Since the start of our Mission: Impact campaign we have received so many encouraging calls and emails sharing love and support during this time of financial need. Thank you! We would like to post below answers to some commonly asked questions about our need to run this campaign. 

Question 1:

     We have been hearing about Freedom Global growth even up through the Valentine’s Ball this year. Why is there such a sudden financial concern that is so critical to continuing the school and farm? 


     The need for immediate financial support at Freedom Global is primarily the result of three circumstances:

Shortfalls in Revenues in our businesses:

     Freedom Global currently has four businesses: Uhuru Shambas (Freedom Farms), Dairy Cows, Freedom Artisans and Pig Rearing. Of these four businesses working to support Uhuru Academy two of them are working through financial challenges. 

    1. Uhuru Shambas (Freedom Farms): Over the past six months we have seen dramatic cutbacks in revenues generated from produce sales to our two largest customers.  These cutbacks were through changes in management at the customer’s operation and do not reflect any negative performance by our Kenyan employees. The loss of these sales has resulted in our farms not only not breaking even, but rather we are now losing $3,700 per month. Since it is unlikely that we will regain the business we have lost we are exploring ways to reduce costs while still meeting the lower demand level.
    2. Pig Rearing: Over the past year we have built up our pig rearing business so that we now have 130 pigs and are selling 10-12 per month. Ultimately, building to a steady revenue stream for our pig operation is taking longer than we had hoped. We have brought in $2,500 revenue from our pigs, but have seen $7,500 in expenses due primarily to high pig feed cost. Over the past two months our pig rearing staff have been working to find creative ways to reduce the cost of pig feeds so that we can make this operation profitable.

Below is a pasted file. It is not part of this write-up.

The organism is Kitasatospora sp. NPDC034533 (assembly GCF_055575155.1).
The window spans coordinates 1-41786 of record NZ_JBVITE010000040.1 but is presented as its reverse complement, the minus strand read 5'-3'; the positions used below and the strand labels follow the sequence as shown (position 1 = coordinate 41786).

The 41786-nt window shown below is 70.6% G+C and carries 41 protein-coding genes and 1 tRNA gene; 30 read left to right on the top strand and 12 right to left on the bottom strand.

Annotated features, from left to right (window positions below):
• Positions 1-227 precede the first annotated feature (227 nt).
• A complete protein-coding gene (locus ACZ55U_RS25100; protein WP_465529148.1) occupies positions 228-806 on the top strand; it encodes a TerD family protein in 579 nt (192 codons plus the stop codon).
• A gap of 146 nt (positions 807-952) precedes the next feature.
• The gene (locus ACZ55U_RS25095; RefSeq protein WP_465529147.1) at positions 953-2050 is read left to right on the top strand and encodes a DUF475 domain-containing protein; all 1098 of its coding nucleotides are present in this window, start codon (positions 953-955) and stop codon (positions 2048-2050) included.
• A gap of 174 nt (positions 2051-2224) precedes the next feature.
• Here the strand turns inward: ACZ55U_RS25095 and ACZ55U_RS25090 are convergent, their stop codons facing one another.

An increase in our monthly cost base. 

  1. Uhuru Academy: We are currently spending $4,000 more per month at Uhuru Academy than we were at this time last year. This is largely due to increased enrollment. The expenses are being incurred in teacher payroll ($1,200 per month), food and other supplies ($1,300 per month), uniforms and textbooks ($800 per month), field trips and other events ($500 per month), and other miscellaneous increases.  
  2. General Administrative Costs: We are also spending about $500 more per month in general and administrative costs. These increases are due to additonal Kenyan staff members on our core staff, an increase in general supplies and more maintenance required on our aging vehicles

Significant One-Time costs

     We have incurred several one-time costs that have caused a financial strain

  1. As a ministry we decided to cover the cost of work visas for our USA staff living in Kenya: $3,500.
  2. Our farm landlord required one year of land rent paid up front: $3,500
  3. We have spent $25,000 purchasing cows for our dairy farm. Although this was largely separately funded it was likely, to some degree, a matter of redirecting funds from one campaign to another within Freedom Global.

Question 2: 

        Is this a one-time $156,000 campaign?